Noting that now is a different time and a different generation than when she started working, Scarlett added that patience is still a key ingredient necessary to succeed. 
For a woman who analyses risk daily, she takes a gamble at succeeding at her hobby, gardening. 
She joked that though she loves the activity, she has been relegated to supervising and delegating as her husband does the work. Her attempts at gardening, she said usually end in disaster. 


“I am very good at planning out how the landscape should look and what plants should go where, and which plants I want; then my husband does all the work, so he ensures that it’s done. I’ll plant, but I also love to weed and I sometimes weed the wrong stuff,” she said.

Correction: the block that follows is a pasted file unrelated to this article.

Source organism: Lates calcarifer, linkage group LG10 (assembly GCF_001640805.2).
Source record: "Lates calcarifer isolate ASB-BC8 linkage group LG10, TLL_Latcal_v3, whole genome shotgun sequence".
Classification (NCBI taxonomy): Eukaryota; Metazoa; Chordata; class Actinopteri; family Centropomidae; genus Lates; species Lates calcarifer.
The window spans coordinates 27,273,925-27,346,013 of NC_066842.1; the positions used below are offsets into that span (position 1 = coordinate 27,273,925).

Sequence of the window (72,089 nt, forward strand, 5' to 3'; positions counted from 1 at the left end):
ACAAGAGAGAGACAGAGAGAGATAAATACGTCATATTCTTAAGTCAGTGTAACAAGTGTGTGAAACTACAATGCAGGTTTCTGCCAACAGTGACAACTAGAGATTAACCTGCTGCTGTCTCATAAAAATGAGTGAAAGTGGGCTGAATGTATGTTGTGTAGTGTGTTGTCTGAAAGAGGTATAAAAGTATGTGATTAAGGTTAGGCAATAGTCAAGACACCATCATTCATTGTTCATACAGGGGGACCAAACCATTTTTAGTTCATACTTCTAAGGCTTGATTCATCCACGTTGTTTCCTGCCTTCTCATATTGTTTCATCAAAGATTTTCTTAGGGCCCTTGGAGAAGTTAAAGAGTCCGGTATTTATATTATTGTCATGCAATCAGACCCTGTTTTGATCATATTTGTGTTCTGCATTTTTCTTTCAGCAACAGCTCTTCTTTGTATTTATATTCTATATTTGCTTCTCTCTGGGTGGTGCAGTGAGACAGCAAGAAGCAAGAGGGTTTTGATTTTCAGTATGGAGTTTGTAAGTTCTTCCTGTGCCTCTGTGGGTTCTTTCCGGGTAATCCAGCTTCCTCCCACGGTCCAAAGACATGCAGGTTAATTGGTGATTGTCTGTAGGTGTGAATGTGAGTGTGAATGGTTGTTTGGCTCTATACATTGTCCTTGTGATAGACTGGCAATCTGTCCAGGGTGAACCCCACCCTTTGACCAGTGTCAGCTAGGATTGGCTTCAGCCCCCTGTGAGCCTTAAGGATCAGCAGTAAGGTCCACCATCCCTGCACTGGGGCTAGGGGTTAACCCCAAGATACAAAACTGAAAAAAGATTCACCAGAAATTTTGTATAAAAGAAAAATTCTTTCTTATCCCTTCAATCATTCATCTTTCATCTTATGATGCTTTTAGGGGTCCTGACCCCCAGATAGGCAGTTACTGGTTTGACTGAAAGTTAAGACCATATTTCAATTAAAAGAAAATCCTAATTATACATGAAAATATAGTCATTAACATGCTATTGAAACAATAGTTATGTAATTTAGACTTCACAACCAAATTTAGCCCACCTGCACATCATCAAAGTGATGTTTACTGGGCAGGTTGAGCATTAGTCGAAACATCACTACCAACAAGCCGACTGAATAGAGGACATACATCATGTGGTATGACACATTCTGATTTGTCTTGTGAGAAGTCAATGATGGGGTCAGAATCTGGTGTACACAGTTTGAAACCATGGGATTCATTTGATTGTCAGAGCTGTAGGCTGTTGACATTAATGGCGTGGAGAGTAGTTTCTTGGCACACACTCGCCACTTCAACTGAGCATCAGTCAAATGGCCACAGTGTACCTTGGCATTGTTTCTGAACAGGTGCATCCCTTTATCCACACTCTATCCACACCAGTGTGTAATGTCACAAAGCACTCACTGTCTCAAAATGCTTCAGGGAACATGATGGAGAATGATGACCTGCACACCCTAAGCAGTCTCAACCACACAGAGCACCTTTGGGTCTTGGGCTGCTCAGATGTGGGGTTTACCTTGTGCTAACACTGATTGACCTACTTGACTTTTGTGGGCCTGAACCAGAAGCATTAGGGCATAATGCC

Donnette is also an avid traveler who enjoys seeing interesting places across the globe. Her travels have taken her to different parts of world, to include several landmarks across the United States of America; Canada and numerous countries in Europe - England, Spain, Italy and France. In her retirement plan, this finance professional has more plans to explore the wonders of the world. 


Though her childhood dream was not fulfilled, Donnette Scarlett is testament to the adage “bloom where you are planted”.